Splits may be performed when a colony has an adequate number of bees.  A colony must be able to perform the necessary daily tasks, such as keeping brood properly warm.  A typical nucleus colony usually requires five frames of bees, frames of brood, pollen and honey.  A split at least this size will help ensure survival of the split.  Some colonies seem to never grow sufficiently strong, and some colonies can be split a handful of times each season.  The number of splits that you can perform varies from colony to colony and from year to year.  When the year has excellent nectar flows, the number of splits can increase from years of poor nectar flows.  Charles Dadant, the father of modern beekeeping, frequently warned that beginner beekeepers frequently split colonies too many times because they forget that only strong colonies are able to accomplish anything.

Every year I personally feel pressure to produce nucleus colonies as early in the spring as possible since my customers are eager to get hold of their bees.  Because of this, I find myself seeking to aggressively split at first opportunity, yet I am limited to the availability of enough drones to mate queens.  Splits may be performed when sexually mature drones are widely available, or else a beekeeper will need to attain a queen from some other source.

The best time to split may be after the honey flow if you happen to seek a large honey crop.  If your main objective is more colonies, a split before the honey flow is helpful, since the honey flow is helpful for the new colony to get established.  Alternatively, if you wish to follow the natural instincts of bees as closely as possible, you may consider splitting during a honey flow, since bees tend to swarm during a honey flow.

Splitting slows varroa mite reproduction, which is a huge advantage since a high mite load will likely doom a colony.  Ironically, newer beekeepers who are very conscientious often have dead-outs while less conscientious beekeepers often have their bees survive.  If a conscientious beekeeper successfully keeps their colony strong, while keeping it from swarming, the beekeeper may have a difficult time keeping Varroa Mite load under control.  However, a lackadaisical beekeeper might allow his bees to swarm, which will offer a brood break; thus reducing the varroa mite load in the colony.  Recent swarming studies reveal that about 75% of workers departed when a colony swarms.  So, 75% of his phoretic mites disappeared, and the brood break put a road block on the aggressive varroa mite replication.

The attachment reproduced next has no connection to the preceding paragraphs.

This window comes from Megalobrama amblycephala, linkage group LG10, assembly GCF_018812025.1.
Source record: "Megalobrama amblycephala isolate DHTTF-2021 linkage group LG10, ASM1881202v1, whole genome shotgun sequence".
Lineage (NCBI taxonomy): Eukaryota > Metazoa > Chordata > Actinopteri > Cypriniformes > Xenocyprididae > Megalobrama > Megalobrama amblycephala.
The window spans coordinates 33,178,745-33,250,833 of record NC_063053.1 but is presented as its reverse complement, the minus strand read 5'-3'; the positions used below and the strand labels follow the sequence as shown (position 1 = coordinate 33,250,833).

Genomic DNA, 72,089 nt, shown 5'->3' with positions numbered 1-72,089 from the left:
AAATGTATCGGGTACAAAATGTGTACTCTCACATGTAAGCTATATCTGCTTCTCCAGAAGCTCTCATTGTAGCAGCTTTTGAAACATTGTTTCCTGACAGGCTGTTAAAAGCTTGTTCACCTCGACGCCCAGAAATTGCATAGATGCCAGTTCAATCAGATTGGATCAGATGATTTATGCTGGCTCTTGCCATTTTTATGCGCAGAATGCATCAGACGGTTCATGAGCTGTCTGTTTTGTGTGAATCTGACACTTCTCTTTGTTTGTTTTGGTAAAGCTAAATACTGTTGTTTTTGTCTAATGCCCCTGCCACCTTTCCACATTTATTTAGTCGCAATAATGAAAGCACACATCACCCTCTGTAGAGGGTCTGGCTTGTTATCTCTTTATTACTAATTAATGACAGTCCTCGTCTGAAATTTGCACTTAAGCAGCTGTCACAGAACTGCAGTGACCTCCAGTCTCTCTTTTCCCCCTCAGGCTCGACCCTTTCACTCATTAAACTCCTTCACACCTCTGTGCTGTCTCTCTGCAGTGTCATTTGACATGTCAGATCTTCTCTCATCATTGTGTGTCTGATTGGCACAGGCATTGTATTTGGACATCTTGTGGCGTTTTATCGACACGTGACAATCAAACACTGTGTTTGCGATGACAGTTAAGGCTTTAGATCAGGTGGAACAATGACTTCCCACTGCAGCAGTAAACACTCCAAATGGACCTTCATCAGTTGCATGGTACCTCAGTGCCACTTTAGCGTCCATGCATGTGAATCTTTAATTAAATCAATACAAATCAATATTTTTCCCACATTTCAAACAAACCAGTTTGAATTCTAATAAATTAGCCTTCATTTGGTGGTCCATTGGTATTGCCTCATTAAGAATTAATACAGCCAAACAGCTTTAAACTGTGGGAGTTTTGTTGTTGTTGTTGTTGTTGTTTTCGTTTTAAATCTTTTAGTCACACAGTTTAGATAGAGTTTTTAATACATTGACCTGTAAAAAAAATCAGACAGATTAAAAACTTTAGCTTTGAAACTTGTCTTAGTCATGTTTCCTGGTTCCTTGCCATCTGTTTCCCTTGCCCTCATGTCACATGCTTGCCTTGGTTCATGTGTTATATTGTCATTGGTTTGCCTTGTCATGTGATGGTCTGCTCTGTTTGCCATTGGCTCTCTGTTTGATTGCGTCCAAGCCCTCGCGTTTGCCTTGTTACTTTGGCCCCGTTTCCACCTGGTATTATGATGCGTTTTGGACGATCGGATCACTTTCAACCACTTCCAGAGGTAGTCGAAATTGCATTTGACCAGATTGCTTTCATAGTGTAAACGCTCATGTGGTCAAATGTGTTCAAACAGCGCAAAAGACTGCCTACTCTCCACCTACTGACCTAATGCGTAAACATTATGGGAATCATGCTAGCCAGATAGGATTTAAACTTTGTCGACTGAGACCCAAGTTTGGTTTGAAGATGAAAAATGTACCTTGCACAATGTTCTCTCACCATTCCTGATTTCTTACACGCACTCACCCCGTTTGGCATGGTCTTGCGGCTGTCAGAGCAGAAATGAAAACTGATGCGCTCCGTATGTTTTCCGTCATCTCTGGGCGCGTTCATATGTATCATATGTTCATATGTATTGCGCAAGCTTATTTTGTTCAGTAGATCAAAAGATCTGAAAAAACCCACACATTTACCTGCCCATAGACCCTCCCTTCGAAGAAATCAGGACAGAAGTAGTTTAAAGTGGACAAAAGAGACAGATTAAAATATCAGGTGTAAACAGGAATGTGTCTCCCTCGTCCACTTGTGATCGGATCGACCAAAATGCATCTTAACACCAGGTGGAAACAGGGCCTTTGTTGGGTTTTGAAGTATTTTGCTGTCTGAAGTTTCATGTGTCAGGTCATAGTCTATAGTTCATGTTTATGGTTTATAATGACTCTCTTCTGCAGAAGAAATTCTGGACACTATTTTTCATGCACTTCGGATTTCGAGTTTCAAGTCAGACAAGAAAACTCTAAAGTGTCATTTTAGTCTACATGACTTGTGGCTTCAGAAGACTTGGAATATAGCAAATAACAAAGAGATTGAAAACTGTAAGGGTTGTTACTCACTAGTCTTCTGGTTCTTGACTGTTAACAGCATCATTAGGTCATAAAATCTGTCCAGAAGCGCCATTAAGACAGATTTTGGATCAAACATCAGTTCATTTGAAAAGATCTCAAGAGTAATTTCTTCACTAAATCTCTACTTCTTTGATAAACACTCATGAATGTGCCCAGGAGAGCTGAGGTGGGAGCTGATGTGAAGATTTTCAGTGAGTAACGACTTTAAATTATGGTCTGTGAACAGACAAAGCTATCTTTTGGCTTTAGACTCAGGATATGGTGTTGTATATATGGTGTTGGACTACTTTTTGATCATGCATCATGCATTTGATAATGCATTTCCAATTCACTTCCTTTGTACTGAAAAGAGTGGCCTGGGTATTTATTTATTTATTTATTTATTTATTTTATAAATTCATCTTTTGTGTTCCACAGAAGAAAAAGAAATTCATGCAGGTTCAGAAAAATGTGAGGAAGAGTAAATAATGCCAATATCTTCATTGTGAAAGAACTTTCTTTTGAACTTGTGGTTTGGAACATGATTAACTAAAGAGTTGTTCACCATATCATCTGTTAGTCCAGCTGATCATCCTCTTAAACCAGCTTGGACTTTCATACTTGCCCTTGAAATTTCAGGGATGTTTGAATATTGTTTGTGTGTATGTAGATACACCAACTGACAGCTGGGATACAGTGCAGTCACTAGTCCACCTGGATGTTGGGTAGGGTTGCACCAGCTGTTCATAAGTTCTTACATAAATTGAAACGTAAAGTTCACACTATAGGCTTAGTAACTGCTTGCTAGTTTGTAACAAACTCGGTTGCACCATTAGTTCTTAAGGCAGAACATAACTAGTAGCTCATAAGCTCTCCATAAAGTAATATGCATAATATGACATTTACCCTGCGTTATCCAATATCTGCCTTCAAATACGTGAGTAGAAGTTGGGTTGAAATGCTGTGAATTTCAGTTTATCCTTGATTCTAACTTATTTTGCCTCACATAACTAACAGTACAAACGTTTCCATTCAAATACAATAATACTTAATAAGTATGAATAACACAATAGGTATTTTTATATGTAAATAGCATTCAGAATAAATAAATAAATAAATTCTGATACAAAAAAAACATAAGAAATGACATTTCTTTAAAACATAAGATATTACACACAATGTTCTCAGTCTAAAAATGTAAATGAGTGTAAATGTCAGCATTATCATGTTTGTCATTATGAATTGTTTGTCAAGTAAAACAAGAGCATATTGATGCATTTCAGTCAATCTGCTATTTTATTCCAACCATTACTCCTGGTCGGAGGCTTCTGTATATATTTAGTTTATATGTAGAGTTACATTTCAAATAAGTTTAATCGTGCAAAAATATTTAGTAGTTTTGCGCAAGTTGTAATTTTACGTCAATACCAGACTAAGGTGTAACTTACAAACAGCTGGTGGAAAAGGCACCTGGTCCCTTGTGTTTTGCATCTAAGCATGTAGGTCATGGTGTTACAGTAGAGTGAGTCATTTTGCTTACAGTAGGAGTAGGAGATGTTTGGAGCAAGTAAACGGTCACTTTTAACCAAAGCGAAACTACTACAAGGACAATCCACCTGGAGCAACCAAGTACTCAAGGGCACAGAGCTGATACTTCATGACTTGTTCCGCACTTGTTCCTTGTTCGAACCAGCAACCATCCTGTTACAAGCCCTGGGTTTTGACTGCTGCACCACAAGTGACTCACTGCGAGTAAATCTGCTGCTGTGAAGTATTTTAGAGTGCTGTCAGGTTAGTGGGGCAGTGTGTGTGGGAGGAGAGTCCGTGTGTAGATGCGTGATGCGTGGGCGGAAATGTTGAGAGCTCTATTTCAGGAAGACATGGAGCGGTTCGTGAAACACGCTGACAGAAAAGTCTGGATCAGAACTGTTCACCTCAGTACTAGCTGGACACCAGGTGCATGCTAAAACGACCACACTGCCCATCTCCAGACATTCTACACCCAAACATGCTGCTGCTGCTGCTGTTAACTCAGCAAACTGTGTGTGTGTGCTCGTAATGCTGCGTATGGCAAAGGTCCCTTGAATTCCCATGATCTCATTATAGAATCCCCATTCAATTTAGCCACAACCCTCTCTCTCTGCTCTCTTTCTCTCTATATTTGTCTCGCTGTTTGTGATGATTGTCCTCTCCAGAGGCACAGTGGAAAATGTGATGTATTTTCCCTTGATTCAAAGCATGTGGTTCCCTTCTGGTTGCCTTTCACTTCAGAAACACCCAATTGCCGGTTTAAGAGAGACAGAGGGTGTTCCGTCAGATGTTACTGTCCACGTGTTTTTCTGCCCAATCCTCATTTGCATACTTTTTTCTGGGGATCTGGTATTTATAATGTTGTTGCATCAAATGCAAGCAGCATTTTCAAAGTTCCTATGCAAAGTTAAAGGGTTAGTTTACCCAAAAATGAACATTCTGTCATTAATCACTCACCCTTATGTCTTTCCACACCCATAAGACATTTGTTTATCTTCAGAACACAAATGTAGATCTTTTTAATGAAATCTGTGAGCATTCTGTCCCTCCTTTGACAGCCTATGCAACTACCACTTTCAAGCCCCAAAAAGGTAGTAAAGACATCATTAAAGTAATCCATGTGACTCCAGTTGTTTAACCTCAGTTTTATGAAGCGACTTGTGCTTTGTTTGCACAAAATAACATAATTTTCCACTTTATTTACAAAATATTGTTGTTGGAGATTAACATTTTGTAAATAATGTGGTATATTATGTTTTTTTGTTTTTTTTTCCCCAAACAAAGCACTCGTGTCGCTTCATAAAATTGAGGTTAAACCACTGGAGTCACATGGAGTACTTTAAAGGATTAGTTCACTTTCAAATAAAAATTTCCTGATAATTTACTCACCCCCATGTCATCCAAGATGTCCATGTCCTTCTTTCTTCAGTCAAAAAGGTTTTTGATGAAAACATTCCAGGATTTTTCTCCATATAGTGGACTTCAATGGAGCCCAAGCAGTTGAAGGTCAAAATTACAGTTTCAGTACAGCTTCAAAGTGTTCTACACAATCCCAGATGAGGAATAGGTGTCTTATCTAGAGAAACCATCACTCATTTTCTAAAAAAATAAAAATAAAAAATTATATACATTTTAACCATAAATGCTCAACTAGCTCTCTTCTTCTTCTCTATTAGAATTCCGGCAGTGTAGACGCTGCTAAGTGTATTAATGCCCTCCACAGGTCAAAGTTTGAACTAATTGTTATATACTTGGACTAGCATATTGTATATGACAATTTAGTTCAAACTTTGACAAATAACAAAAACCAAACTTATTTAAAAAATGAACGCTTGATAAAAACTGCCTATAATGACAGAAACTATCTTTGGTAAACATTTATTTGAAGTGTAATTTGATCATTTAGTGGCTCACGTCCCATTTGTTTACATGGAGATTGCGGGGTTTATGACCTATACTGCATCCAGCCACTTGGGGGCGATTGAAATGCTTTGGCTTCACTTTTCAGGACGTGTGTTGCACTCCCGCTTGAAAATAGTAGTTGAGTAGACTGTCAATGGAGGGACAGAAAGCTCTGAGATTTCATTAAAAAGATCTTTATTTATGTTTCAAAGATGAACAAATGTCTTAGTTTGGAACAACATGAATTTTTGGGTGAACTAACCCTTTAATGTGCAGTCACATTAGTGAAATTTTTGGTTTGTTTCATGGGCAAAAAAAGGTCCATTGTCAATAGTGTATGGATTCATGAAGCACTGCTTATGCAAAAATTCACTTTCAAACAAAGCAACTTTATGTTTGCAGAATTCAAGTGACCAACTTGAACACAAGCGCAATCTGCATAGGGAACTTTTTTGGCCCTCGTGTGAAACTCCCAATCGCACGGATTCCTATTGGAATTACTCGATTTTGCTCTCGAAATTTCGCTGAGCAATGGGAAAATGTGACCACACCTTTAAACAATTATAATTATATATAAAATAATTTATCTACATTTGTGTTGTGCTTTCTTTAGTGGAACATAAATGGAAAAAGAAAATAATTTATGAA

A question that virtually every new beekeeper asks is “How far way from the mother hive can I put a split?”  Drift is a concern with splits if the two new hives have not been moved at least a couple miles from each other.  If a beekeeper is not interested in moving the hives such far distances apart, there is always the option of facing the two colonies evenly toward the spot of the old hive.  This way the bees choose which one to into, without a bias for one side or the other.  If one side seemed to be stronger than the other, the locations could always be swapped.  In general, just shaking extra bees into the new colony that is not in the original location helps keep ensure the new split has a sufficient population of bees.

Splitting colonies is a beautiful and enjoyable part of beekeeping.  Splitting colonies and creating a whole new bee society using my own hands is one of my favorite parts of beekeeping.  Split away beekeepers!
Master Biography
 Dorothy McFall is a 1st generation immigrant from El Salvador.  Dorothy lives in Custer, Washington, but still mentors many beekeepers in Latin America via video calls.

Before moving to Washington, Dorothy completed her Masters Degree at the University of Texas, and became a High School Math teacher. Dorothy married an American beekeeper and changed her surname from Hernandez to McFall.  Dorothy is now a Master Beekeeper and loves the magic of beekeeping.  She can often be seen chatting with the public while selling honey at farmers markets.

Dorothy McFall is currently the proud mother of 4 energetic children and stays busy juggling home demands with apiary duties.